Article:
By The Nation
A recent online post of the Royal Thai Police's Thailand Action Taskforce for Information Technology Crime Suppression (Tactics) via facebook.com/tacticspolice/ said most victims were those selling goods online who often revealed their bank account numbers on public posts.
The culprit would pretend to be a customer wanting to buy goods and ask for the seller’s Thai ID card number, phone number and other personal information, which would be used to open an e-wallet account. The culprit would then link this e-wallet account to the seller’s bank account and the seller would receive a lengthy notification via cell phone, asking if he or she wanted to link his or her bank account to an e-wallet account.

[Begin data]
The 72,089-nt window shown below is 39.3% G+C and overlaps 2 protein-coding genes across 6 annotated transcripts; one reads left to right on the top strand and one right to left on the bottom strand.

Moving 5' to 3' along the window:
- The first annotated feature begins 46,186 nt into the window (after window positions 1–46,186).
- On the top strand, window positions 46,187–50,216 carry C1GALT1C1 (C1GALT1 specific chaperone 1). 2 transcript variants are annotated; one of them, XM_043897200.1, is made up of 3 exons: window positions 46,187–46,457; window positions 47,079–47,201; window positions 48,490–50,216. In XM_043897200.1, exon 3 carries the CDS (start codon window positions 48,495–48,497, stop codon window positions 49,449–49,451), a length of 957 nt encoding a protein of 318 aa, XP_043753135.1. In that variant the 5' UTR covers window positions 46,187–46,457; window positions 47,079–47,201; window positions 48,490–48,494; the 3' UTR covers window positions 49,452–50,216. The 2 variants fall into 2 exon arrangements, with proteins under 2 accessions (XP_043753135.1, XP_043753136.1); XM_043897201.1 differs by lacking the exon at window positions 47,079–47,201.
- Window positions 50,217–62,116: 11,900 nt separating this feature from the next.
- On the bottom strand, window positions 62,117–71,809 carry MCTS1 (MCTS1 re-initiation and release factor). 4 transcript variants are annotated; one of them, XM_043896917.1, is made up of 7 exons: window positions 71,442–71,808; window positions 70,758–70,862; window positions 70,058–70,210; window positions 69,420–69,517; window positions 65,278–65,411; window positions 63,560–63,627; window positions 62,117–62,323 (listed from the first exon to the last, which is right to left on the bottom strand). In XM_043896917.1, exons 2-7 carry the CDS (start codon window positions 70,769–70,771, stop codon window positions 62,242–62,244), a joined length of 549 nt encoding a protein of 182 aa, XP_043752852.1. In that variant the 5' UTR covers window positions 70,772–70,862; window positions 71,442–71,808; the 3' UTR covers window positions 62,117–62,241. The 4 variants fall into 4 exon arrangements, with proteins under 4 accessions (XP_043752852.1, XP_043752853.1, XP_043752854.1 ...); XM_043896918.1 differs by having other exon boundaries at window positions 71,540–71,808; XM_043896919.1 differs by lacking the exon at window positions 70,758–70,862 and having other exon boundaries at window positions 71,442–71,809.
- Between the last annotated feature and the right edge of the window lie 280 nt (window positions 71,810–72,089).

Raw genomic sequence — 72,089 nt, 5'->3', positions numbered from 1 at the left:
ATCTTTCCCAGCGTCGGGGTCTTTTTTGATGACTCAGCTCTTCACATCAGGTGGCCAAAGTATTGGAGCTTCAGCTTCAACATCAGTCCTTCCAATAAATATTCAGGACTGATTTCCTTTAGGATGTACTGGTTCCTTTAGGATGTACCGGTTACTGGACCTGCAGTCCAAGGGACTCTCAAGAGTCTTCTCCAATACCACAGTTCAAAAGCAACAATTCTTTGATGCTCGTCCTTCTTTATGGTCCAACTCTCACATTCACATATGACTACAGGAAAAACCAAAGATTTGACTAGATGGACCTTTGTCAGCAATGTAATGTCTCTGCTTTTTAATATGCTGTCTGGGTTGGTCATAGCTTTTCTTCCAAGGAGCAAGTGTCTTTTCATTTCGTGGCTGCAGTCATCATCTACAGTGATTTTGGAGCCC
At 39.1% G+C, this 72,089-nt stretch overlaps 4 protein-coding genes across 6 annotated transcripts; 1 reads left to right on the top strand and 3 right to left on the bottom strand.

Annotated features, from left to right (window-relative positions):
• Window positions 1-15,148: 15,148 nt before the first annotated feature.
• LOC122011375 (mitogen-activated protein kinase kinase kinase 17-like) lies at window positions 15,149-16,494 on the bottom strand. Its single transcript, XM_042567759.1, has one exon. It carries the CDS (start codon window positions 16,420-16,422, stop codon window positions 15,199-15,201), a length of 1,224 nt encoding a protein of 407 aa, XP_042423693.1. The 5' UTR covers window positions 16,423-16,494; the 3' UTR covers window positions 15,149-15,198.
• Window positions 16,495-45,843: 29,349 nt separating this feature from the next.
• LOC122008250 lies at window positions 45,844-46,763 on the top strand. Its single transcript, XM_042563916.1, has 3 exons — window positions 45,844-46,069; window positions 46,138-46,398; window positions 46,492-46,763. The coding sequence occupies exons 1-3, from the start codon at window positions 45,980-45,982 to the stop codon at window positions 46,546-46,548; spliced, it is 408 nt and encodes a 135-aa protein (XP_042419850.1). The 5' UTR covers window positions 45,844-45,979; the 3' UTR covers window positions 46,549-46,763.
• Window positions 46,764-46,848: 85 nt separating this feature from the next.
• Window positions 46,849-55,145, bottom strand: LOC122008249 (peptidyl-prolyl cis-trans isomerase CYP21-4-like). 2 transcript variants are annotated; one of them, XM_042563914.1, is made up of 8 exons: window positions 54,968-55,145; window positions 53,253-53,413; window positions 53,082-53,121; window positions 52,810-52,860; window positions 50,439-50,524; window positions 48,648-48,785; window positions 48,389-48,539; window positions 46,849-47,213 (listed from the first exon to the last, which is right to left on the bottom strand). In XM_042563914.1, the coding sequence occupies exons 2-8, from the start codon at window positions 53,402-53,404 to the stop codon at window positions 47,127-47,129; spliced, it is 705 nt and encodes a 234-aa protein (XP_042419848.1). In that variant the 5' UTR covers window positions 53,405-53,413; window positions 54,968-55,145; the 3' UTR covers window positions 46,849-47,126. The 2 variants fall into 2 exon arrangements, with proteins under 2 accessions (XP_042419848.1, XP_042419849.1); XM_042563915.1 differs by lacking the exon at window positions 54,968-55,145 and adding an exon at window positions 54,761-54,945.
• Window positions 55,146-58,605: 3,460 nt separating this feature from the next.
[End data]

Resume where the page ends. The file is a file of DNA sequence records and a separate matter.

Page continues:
Unfortunately, many people didn’t bother to read the details and assuming the notification was harmless, pressed "accept" or “yes”. That linked the victim’s mobile banking account to the culprit's e-wallet account, allowing the culprit to empty the bank account within minutes, police said.
Cancellation of the linkage cannot be done online or via an app so victims can only get it reversed at the e-wallet service provider's shop, police said, urging people to beware of this trick, always read the details carefully and refrain from pressing “accept” to any suspicious notification/request.